These explanations paint society as the main determinate that predicts drug abuse. This is a major pillar in the sociological positivist school of thought, particularly social disorganization theory and strain theory (Bradley, 2019). The explanations assume that external economic, environmental, cultural and societal factors are all linked to the misuse of drugs and contribute to rising prison populations. It appears that the author believes that most, if not all, behavior is either learned, or a consequence of the society an individual is part of. The article makes use of statistics and refers to sociological, legal, and cultural factors that may impact an individual as evidence to support the explanations it posits (Gordan, 2018). Only one non-empirical instance of evidence is used in reference to the change’s drugs can elicit from individuals. This is when the author refers to an anecdote about alcohols influence on their father (Gordan, 2018). Additionally, the author is cynical and critical of the state, attributing the global phenomena of legal and illegal drug industries to the advance of capitalism, they also call for a “more open, less unequal society”, and ideas have their roots in a Marxist critical viewpoint.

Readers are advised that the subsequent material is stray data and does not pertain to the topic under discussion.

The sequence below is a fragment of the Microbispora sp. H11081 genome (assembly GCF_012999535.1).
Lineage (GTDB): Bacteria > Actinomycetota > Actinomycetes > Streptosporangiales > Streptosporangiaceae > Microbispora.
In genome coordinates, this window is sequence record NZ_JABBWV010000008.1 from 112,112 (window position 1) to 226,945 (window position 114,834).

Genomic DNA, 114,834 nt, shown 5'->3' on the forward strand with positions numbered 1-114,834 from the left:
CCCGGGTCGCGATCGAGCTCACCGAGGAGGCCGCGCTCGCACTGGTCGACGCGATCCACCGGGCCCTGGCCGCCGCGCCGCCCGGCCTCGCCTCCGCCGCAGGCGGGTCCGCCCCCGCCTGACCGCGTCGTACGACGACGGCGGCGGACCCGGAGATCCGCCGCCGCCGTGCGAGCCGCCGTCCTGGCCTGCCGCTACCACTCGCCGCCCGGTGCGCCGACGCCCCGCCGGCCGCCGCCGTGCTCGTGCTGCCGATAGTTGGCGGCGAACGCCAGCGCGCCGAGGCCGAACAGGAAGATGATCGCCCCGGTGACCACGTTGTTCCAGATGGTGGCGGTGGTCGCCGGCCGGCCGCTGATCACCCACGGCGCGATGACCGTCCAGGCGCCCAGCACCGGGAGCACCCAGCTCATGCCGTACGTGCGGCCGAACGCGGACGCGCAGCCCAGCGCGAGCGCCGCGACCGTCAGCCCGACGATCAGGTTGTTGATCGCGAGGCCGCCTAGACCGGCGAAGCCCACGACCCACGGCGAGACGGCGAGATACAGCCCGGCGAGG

Explaining crime in these terms means that those who are susceptible to social change are most at risk of being involved in drug abuse and crime. This explanation disproportionately paints those individuals as being in an almost anomic state and ‘at risk’, this is a critique of social disorganization theory. This is important because anomic behavior can become criminal if it violates social norms (Bradley, 2019). The explanations given have the potential to stereotype and marginalize all people who fit into the ‘at-risk’ social category. Society then may come to associate these people with drug abuse and crime and in turn criminalize them. These explanations can also foster racist beliefs, as Maori are drastically overrepresented in both the New Zealand penal system and the poverty socioeconomic bracket (Bateman, 2018). This overrepresentation can also be explained by contemporary anarchist criminology which states that it is state law that continues to oppress minority groups (Bradley, 2019).

There are other ways that the rise in New Zealand’s prison populations and the over representation of the marginalized in the penal system can be explained. The increase in indigenous and impoverished offending might, for example be due to weak or broken bonds to society (Bradley, 2019). This is a fundamental part of social control theory. Unlike other criminological perspectives that attempt to explain why people choose to offend, control theory attempts to answer why people do not offend and instead obey rules. Hirschi (1964) explains in the ‘Causes of Delinquency’ that social bonds are integral to the prevention of crime as they provide external and internal constraints. If either an individual does not care for the expectations of other people or is not attached to the rule creating society, they then are ‘free’ to perform their own form of acceptable behavior (Bradley, 2019).